Taking Your Kids on Their First Fishing Trip

Taking Your Kids on Their First Fishing Trip from North Carolina Lifestyle Blogger Adventures of Frugal Mom

Outdoor activities are always a great way to spend time with your family. They not only give you a chance to bond with your children, but they also give you the chance to get your kids outside, where they can soak up some fresh air and sunshine. Fishing is a great example of an outdoor activity that most kids will love, and most children love learning the basics. Keep reading about how you can make your kid’s first fishing trip memorable.

But there’s a big difference between a successful fishing trip, which results in plenty of smiles and photographs of your kids holding big fish, and a bad trip, which may leave your children frustrated, cranky and resistant to future fishing trips. However, that doesn’t mean it is difficult to make sure your first trip sounds more like the former scenario than the latter. Just try to incorporate the following suggestions when planning your trip:

1. Provide your children with equipment and tackle that fits their age and size.

Don’t set your kids up for frustration and failure by handing them your old rod and reel, as it’ll likely be too long and complicated for them to use easily. Instead, provide them with a 5- to a 6-foot-long rod and a simple spinning reel. Most big-box retailers and sporting goods stores offer these types of “starter kits” for less than $20.

2. Pick a kid-friendly fishing spot.

Your kids will struggle a bit when learning to cast, so try to pick a place with plenty of space – you don’t want to take them to a crowded pier or beach when they are getting started. Often, the best places to try are small local parks. The ponds and rivers in community parks often hold healthy fish populations and provide bathrooms and other amenities too. Once they have grown a bit, but are still not ready for the vast ocean waters, then you can try out walleye fishing in Wisconsin. It will provide a larger lake setting for potentially larger fish!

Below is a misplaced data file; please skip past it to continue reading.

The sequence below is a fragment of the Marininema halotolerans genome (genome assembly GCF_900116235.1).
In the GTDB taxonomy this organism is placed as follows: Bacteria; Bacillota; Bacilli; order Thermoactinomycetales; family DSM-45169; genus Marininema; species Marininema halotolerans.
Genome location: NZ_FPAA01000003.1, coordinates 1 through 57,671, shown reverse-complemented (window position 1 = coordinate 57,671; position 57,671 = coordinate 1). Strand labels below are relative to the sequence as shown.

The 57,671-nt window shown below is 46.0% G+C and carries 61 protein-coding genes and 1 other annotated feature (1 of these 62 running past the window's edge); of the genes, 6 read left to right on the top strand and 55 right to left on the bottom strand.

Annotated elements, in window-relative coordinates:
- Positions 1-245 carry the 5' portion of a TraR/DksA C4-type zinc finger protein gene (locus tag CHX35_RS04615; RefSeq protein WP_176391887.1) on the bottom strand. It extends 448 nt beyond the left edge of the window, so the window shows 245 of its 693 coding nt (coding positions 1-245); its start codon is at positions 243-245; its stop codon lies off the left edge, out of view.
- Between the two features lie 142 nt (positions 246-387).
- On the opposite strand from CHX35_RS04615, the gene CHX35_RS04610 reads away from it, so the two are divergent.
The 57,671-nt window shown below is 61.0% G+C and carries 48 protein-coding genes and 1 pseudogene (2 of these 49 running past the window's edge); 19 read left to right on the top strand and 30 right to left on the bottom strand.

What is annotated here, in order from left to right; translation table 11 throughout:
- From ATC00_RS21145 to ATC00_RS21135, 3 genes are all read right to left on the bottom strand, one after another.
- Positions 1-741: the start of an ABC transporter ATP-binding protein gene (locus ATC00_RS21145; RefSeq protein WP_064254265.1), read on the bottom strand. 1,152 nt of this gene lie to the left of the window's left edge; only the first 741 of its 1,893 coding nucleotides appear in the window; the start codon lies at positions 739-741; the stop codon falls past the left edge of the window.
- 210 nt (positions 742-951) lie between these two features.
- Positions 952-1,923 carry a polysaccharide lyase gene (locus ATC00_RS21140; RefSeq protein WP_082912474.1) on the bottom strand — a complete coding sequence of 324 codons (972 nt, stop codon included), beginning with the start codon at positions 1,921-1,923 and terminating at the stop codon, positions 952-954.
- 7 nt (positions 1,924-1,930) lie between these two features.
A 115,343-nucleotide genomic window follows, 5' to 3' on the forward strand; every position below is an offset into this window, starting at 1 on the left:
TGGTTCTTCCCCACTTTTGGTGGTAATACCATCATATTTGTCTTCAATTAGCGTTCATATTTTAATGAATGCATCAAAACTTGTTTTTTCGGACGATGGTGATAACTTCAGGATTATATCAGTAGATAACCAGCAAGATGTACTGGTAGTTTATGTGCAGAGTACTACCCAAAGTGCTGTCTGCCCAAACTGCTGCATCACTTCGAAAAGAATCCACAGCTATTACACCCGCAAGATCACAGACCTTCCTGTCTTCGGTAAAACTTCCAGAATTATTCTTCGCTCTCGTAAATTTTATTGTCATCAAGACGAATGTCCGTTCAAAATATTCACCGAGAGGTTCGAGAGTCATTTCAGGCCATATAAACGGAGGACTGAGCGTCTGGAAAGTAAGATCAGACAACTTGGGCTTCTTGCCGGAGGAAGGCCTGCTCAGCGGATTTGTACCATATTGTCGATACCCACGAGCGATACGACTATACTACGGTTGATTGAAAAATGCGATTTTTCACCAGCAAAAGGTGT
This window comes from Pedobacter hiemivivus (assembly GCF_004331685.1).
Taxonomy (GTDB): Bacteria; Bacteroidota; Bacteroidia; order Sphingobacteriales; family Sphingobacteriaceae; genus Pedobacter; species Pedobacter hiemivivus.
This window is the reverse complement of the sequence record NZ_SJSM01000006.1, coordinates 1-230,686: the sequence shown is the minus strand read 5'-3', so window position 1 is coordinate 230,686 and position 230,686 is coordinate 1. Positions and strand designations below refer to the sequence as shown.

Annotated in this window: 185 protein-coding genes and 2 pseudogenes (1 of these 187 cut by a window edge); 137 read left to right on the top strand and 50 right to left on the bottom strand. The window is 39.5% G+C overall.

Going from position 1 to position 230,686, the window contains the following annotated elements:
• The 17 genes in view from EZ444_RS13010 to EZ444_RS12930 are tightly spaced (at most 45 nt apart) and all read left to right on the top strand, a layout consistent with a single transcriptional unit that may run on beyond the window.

3. Target easy-to-catch species rather than the big-name gamefish.

Ignore the largemouth bass, pike, and walleye that experienced anglers like to pursue; your kids aren’t likely to catch such elusive and wary quarry. Instead, you’ll want to target the abundant and aggressive fish in your region. Different regions are home to different species, but bluegill, catfish, and perch are easy-to-catch and live in most parts of the U.S.

4. Dress your kids appropriately for the weather.

Uncomfortable kids become cranky very quickly, so always dress your kids in plenty of light layers to ensure they stay comfortable if the weather heats up or cools off. It’s also a good idea to fit them with a hat and pair of sunglasses during sunny summer days. Sunscreen and bug spray will also help keep them safe and comfortable while on the water.

5. Use real baits rather than artificial lures.

Many experienced anglers like to use fancy artificial lures when fishing, but your children will have better luck using real baits. You can use earthworms, crickets or leeches if your kids aren’t squeamish, but you may want to use corn kernels, dough balls or hot dog slices if your kids recoil in the presence of creepy crawlies.


It’s important to set a good example for your kids, and you don’t want to be fined for breaking the law, so make sure you obtain a fishing license (and any necessary permits or stamps) before heading to the water. Fishing regulations vary from one state to the next, but most allow kids under 15 or 16 years of age to fish without a license; however, you’ll need a license in almost all cases.

If you’d like to learn a few more tips, tricks, and tactics for helping your kids catch fish and making sure their first outing is fun, check out Outdoor Empire’s comprehensive review of the subject. There, you’ll learn more about picking the best equipment and tackle, as well as providing the creature comforts your kids will appreciate.

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